South Africa's infrastructure programme is driving a wave of industrialisation across the country, says Economic Development Minister Ebrahim Patel.
Speaking during a parliamentary debate on President Jacob Zuma's State of the Nation Address in Cape Town on Wednesday, Patel said the state-led programme currently "provides jobs to more than 150 000 people across the country, direct jobs, with 43 500 of these jobs in energy-related projects."
New jobs, new skills
Patel cited the example of the cities of Johannesburg and Cape Town, which have introduced new tender conditions requiring local manufacturing of buses. Under the new conditions, 80% of bus bodies are required to be made locally. In the past, buses were simply imported from Brazil.
Close to 250 buses will be made in South Africa as a result of this, creating new jobs and new skills, Patel said.
The Joburg buses will be made at the Marco Polo plant in Gauteng, while the chassis will be made at the Mercedes Benz plant in East London. Busmark is setting up a new factory in Cape Town, with Industrial Development Corporation (IDC) support, to manufacture the city's buses.
Another example, Patel said, was the partnership between the IDC and a local company to secure the contract to manufacture, supply and install an air-cooled condenser system for Eskom's Kusile power station. The contract is valued at R2.4-billion and will create about 750 jobs.
Update on projects under way
Also speaking in Parliament on Tuesday, Public Enterprises Minister Malusi Gigaba gave an update on some of the major infrastructure projects under way in the country:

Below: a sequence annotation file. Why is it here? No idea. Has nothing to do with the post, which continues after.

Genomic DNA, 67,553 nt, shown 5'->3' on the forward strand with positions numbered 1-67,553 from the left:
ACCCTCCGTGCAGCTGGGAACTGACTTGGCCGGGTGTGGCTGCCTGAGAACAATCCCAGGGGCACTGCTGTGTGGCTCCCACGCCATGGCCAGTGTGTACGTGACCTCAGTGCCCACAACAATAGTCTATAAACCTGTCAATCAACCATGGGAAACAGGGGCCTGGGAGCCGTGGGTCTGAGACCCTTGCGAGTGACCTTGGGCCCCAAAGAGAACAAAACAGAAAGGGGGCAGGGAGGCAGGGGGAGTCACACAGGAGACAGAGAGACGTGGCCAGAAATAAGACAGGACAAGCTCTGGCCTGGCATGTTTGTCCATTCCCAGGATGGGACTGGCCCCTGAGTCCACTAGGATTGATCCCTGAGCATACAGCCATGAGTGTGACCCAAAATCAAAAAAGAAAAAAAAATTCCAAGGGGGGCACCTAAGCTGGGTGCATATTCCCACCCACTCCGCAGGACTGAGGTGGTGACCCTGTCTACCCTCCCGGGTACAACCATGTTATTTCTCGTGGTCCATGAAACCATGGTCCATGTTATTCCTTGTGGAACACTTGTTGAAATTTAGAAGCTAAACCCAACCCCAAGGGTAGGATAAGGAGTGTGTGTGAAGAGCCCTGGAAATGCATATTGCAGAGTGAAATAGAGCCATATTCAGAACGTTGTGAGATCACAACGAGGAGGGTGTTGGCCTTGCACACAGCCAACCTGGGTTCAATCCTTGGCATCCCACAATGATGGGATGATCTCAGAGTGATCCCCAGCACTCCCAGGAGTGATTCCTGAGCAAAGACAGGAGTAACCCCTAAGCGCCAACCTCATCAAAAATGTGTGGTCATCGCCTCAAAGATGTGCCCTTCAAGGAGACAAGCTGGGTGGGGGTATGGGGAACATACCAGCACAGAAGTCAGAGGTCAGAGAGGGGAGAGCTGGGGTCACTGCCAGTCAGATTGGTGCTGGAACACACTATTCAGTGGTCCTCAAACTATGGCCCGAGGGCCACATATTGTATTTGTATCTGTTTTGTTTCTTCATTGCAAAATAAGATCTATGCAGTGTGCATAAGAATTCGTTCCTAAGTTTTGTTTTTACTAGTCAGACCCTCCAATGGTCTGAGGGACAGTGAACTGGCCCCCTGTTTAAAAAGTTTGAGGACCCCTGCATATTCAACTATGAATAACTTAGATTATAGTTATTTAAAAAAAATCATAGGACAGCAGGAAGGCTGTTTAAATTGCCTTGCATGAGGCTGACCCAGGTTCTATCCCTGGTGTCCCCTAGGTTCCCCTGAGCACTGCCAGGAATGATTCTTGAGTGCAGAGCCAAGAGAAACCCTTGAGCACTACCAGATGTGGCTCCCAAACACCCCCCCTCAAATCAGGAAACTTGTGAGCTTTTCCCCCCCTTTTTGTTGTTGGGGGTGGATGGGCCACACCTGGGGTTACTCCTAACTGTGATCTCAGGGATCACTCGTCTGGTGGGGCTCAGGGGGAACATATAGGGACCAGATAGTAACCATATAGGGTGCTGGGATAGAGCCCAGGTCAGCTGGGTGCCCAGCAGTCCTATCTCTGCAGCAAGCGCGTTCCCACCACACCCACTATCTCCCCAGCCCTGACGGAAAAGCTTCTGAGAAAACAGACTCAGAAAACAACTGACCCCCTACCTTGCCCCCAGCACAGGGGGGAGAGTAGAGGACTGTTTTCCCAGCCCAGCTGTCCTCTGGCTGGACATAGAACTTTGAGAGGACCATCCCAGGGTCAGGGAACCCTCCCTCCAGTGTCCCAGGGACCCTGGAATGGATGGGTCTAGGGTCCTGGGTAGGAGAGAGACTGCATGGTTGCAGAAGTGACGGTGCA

Eskom’s Medupi power plant, part of the project aimed at unlocking South Africa's northern mineral belt, with the Waterberg serving as the catalyst, was now 58% complete, despite recent labour unrest challenges. A total of R60.4-billion had been spent on the project to date, and 15 837 jobs created.
Construction of a new multi-product fuel pipeline, part of the project focusing on the Durban-Free State-Gauteng logistics and industrial corridor, was on schedule. Spending on this project to date totalled R16.9-billion, with 2 490 jobs having been created.
Procurement of new rolling stock, part of a massive upgrade of South Africa's freight rail capacity, was now 73% complete, with spending to date totalling R2.7-billion and 159 jobs having been created. 54% local content in the manufacturing of locomotives had been secured, which would strengthen the country's manufacturing capabilities while creating jobs and developing new skills.
Work on a manganese ore rail line between the Northern Cape and the Port of Ngqura in the Eastern Cape was in the final planning phase. The project aims to increase South Africa's export of manganese from five- to 16-million tons annually.
As part of the project to upgrade South Africa's urban public transport systems, Johannesburg's Rea Vaya project has created 1 185 jobs with a spend to date of R1.218-million, while Cape Town's MyCiti project has created 635 jobs with a spend of R2.923-million.
Gigaba said continued investment spending by public corporations and the broader public sector had contributed positively to economic growth and development, saying it was important not to allow "this massive investment programme to be impacted by the global economic slowdown or derailed by lack of funding".